Our guests came bearing far too many gifts. Below are two of them. The literary ones.

Lavender crisprolls and Le Guin book

Well, one is a book, so it’d be odd if it wasn’t literary. It’s Ursula Le Guin’s The Word for World is Forest, except here it’s called Där världen heter skog. When Ursula died, I remember asking my friend who was at school with me, and thus the same age, whether she had read any Le Guin books back then. I was after confirmation I’d not been weird.

She reckoned she hadn’t, but then a couple of months later when she was clearing out the books in her garage she came upon this one, which might have been her daughter’s. So she read it, and now it’s been passed to me, and I’m reading it. My first Ursula Le Guin. And hers.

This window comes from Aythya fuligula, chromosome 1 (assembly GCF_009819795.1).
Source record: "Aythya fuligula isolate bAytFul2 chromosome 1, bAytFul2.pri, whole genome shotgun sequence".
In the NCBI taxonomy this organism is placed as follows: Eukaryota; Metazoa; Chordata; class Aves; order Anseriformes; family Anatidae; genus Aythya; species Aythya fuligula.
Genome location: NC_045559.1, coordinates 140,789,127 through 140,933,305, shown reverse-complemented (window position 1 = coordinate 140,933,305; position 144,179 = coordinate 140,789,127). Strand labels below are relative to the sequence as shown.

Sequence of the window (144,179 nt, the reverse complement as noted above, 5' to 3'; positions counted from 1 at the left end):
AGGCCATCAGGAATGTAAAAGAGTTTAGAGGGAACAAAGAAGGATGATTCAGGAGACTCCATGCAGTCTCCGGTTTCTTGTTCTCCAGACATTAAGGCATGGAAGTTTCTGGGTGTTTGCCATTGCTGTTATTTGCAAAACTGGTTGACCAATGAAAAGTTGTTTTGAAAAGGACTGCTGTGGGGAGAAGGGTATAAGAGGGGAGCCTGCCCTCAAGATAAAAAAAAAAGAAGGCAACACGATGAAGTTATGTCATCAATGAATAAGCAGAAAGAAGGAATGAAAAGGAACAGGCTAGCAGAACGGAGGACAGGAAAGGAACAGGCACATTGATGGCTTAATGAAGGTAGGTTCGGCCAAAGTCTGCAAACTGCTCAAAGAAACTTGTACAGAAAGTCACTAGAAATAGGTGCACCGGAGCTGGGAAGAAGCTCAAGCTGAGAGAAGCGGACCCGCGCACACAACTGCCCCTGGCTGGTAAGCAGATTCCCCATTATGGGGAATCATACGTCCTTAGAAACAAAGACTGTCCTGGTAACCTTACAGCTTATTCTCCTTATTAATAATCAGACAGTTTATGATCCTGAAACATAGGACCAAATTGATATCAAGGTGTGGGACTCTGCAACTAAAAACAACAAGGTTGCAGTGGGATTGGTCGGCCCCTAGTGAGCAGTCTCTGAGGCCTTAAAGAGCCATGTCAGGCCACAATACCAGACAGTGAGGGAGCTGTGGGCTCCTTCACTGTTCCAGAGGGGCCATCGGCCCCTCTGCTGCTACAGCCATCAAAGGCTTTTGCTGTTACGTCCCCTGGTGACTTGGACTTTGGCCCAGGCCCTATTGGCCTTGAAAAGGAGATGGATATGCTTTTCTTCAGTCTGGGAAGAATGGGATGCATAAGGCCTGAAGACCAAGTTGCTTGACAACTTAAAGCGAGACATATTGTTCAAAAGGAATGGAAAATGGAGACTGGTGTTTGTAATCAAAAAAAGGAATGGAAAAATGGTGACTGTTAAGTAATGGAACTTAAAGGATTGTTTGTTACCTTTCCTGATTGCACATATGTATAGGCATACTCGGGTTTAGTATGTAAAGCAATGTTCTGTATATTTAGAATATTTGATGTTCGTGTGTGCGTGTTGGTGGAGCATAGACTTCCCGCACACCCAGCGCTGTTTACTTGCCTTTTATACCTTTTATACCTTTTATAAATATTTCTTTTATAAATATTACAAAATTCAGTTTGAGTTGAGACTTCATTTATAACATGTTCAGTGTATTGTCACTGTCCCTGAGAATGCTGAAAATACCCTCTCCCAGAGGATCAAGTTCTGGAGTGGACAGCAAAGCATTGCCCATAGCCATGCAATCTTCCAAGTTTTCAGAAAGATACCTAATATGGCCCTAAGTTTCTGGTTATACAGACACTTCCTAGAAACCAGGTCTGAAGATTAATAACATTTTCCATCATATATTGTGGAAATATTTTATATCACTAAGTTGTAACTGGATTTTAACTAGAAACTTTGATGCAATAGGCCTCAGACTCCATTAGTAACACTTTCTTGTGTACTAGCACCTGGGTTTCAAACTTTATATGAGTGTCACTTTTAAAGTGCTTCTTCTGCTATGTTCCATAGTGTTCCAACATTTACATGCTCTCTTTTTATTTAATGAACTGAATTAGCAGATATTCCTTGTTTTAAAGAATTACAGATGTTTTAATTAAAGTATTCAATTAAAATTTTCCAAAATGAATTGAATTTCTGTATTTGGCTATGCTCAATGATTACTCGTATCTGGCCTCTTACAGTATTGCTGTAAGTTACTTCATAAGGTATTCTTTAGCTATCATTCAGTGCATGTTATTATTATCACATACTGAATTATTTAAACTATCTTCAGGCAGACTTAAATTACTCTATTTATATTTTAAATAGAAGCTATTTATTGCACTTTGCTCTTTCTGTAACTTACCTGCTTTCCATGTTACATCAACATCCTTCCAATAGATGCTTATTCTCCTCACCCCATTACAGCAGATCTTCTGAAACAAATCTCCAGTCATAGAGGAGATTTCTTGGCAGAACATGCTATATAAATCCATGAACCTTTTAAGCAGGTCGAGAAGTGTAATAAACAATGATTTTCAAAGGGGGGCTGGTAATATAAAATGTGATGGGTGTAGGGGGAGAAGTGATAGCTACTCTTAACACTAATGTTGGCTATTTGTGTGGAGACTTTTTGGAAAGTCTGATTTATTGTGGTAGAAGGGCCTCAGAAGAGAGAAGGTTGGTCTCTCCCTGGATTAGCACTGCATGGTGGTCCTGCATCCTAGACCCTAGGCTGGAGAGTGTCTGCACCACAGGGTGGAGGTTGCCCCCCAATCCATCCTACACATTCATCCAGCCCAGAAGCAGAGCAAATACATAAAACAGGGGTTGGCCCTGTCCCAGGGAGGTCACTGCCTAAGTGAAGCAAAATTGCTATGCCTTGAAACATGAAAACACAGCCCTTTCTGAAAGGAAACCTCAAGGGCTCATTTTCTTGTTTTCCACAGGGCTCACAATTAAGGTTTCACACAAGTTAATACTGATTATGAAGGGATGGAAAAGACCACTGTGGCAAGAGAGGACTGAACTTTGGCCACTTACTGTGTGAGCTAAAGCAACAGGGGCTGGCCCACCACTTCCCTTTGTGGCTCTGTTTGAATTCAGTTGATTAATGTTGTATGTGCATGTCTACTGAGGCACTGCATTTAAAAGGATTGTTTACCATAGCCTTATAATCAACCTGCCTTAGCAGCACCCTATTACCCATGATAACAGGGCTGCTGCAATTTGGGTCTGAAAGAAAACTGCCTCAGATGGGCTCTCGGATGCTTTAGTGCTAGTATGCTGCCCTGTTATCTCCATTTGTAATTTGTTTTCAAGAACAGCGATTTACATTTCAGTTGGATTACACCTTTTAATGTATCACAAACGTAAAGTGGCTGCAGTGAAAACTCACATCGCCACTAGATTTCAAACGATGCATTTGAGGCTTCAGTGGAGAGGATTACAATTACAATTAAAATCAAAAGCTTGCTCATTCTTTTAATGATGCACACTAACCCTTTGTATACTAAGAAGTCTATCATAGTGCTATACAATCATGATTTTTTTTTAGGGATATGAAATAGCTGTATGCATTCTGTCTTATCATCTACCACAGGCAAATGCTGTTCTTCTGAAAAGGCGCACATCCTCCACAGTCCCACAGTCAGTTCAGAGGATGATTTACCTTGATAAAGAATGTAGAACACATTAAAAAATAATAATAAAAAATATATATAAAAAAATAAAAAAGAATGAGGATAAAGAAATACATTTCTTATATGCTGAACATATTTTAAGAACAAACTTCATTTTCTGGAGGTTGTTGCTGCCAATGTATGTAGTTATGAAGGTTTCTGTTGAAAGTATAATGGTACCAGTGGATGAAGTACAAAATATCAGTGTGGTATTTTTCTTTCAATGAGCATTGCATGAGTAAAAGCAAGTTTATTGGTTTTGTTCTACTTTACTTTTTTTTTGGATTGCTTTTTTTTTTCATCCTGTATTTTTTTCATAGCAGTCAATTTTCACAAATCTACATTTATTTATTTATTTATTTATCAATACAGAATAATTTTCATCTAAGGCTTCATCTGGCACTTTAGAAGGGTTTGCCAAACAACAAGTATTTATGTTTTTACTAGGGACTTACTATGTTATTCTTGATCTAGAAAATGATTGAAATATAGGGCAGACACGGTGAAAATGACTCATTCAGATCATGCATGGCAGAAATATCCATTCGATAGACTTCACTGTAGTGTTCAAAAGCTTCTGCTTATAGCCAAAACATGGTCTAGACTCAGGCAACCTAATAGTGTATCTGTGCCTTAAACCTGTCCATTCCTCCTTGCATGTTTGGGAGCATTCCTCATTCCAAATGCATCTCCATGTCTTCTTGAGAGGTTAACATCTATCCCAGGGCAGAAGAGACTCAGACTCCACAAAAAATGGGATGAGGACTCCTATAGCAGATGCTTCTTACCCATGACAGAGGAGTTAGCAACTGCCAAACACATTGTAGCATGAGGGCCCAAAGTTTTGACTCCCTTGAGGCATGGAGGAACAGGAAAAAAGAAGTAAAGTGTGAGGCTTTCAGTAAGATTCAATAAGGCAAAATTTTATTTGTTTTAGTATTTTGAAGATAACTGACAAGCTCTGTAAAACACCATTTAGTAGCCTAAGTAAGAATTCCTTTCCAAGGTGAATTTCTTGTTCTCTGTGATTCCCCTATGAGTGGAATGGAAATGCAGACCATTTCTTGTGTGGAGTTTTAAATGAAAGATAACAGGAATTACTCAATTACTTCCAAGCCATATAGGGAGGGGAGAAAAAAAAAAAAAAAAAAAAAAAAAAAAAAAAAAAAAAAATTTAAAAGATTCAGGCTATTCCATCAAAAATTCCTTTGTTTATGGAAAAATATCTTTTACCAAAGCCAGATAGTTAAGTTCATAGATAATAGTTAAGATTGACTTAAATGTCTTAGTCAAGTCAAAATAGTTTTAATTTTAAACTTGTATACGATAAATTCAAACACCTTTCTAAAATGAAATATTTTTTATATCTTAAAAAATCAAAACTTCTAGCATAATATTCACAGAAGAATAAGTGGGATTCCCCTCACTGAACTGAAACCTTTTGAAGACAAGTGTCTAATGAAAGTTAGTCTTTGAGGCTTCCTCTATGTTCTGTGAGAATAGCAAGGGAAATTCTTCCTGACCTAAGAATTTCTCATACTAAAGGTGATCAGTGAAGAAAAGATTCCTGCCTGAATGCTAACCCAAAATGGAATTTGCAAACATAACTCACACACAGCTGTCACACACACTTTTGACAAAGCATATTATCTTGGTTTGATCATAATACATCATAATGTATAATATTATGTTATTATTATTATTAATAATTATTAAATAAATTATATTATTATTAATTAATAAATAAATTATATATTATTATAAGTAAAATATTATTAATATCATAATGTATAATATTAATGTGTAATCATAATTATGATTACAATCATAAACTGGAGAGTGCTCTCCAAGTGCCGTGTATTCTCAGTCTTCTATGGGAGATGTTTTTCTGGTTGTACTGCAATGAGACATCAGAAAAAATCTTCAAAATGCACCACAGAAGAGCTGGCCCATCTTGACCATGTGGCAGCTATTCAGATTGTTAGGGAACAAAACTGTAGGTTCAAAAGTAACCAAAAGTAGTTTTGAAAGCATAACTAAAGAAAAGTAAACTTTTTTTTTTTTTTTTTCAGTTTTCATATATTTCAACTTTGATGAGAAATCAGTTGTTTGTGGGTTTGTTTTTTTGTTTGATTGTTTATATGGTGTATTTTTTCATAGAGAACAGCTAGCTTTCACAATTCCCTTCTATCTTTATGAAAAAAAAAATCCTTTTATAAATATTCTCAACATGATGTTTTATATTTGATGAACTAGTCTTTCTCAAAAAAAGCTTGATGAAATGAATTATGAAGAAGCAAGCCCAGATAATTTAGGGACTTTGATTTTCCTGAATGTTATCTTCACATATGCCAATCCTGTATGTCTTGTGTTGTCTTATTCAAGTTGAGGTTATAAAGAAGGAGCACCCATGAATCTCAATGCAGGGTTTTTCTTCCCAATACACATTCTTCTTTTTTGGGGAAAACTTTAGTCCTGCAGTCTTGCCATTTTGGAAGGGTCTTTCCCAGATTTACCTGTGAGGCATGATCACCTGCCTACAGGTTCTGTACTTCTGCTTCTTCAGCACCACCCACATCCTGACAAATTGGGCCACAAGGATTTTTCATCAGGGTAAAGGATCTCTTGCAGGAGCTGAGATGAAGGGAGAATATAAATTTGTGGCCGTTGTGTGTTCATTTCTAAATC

And the lavender crisprolls are the ones that feature in Den hemlighetsfulla grottan, recipe and all. Now I don’t have to bake!

(There were flowers as well; just not in this photo.)

Ursula Le Guin

Luckily, there are some really great authors in this world; great both as authors, and as persons. I understand that Ursula Le Guin was one of them.

When the news of her death broke earlier this week, I noted two things. One was that everyone had something to say about her. The other was a question to myself, ‘why did I never read any of her books?’

Because I’m afraid I didn’t. I had to look her up to see when her first books were published, in an effort to work out why they didn’t cross my path earlier. I only heard of Tolkien when I was about 16. Everyone read him, but I still haven’t. The odd thing was that he’d never been mentioned, until I was the sort of age when it was the done thing to read Lord of the Rings.

And I would have thought the same would go for Ursula Le Guin. I could have read her in English, but for that I’d have needed to know about her. And I see that only one book had been translated by the time I left school, which presumably explains why no one much talked about her books.